The emergency lending facilities deployed by the Federal Reserve at the start of the pandemic threaten to set a dangerous precedent that will put pressure on the central bank to fund all its projects. government – including the “colonization of Mars” officials have warned.
Who is Randy Quarles? step down as Fed governor this month, struck a cautious tone about the unprecedented support provided as the coronavirus crisis began by the US central bank, the central bank has taken operates a series of programs to ensure the smooth flow of credit to households, businesses and local governments.
Quarles said the pandemic facilities have “set the precedent that the Fed can let businesses and cities govern,” which will encourage those with big plans and little patience for the pandemic. Democracy requires more action in the future.
“There will certainly be those. . . people will start asking why the Fed can’t fund the repair of the country’s aging infrastructure, or fund the construction of the border wall, or purchase trillions of dollars in energy bonds green, or warrant the colonization of Mars,” said Quarles, a Donald Trump appointee who served as one of Wall Street’s top watchdogs before his term expired in October.
In addition to cutting interest rates to zero and announcing a massive bond-buying program, the Fed has deployed 13 facilities under its authority that allow it to buy assets under “extraordinary and urgent circumstances” with the backing of the Federal Reserve. US Department of the Treasury to cover any losses.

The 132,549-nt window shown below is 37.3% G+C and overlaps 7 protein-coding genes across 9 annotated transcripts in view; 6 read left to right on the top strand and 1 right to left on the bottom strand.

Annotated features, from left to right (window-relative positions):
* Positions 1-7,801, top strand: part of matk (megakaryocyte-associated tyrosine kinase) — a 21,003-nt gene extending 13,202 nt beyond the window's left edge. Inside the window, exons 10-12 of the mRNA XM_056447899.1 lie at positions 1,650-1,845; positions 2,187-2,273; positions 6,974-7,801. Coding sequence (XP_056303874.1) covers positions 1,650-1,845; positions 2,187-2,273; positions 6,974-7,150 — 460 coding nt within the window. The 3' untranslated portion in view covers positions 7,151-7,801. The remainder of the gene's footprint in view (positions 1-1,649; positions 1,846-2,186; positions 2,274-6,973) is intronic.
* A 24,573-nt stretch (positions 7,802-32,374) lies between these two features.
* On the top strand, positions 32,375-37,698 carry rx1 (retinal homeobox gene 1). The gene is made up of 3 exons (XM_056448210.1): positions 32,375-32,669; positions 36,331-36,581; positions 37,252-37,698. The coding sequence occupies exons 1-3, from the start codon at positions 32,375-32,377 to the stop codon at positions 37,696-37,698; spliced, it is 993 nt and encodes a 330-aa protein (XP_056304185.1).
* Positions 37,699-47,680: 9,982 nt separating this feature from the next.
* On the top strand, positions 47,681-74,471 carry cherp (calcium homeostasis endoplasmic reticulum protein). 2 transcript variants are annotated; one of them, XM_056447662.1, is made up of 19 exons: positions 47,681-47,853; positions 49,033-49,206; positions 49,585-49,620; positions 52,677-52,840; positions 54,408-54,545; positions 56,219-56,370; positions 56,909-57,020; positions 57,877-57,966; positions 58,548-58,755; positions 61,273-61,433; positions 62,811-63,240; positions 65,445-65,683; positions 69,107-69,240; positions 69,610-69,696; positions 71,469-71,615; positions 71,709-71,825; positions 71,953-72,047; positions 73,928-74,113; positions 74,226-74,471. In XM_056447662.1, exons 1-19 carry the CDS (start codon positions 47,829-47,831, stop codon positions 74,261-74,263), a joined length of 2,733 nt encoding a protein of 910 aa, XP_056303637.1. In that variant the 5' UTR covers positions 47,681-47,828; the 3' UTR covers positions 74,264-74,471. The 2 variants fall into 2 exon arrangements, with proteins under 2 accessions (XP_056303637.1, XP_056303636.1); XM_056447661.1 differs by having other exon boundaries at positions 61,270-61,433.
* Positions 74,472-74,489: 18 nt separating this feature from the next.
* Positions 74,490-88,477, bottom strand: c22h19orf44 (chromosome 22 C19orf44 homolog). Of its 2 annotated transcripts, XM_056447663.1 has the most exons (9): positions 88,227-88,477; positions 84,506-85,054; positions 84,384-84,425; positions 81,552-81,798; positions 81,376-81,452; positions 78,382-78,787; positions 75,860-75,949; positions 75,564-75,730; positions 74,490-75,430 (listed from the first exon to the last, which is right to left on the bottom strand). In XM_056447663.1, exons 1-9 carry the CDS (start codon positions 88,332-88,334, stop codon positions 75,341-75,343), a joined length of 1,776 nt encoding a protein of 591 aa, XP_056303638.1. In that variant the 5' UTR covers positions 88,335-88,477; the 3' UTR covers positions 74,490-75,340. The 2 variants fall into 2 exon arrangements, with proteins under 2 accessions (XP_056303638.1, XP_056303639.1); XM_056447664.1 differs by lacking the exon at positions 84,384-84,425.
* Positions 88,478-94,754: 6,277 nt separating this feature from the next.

Usage of the programs is generally low, with the Fed’s mere promise of action to reassure investors.
But Quarles said the central bank is willing to delve into risky markets like corporate junk bonds and municipal debt.[breached] unbreakable permanent firewall of direct lending to non-financial businesses”. If misused, he added, it could do “major” damage to the organization’s mission at an event organized by the American Enterprise Institute, a right-wing think tank.
Quarles reiterated his support for the Fed’s response to the coronavirus, but warned that an institution unfettered from “congressional appropriation” would have “the greatest political and regulatory consequences”. Political control over it would be a great prize.”
That would represent “dangerous financial irresponsibility, and the pressures of participants would turn [the Fed] from a technocratic, non-political regime. . . into the most politically entangled organization in the country,” he added.
Should the Fed be forced to provide these types of facilities in the future, Quarles called on the central bank and Congress to turn “without delay” all matters related to governance and funding into one “means of non-Fed” responsible for administering and ultimately withdrawing support.
In its statement on Thursday, Quarles also suggested possible improvements to the rules and regulations that guide the largest financial institutions, including changes to the way banks inspect stress and adjust leverage requirements that dictate the amount of capital a lender must hold.
He also urged policymakers to show “reasonable restraint” in regulating digital assets like stablecoins.
Quarles has come under considerable criticism during his tenure for what progressive Democrats see as a dilution of the post-global financial crisis regulatory apparatus.
The Biden administration is now under pressure to fill the vacancy with someone much more staunch on Wall Street. Sarah Bloom Raskin, who previously served as a Fed governor and held senior positions at the Treasury Department, is said to be under consideration, as is Richard Cordray, a former director of the Consumer Financial Protection Bureau and a ally of Democratic Senator Elizabeth Warren.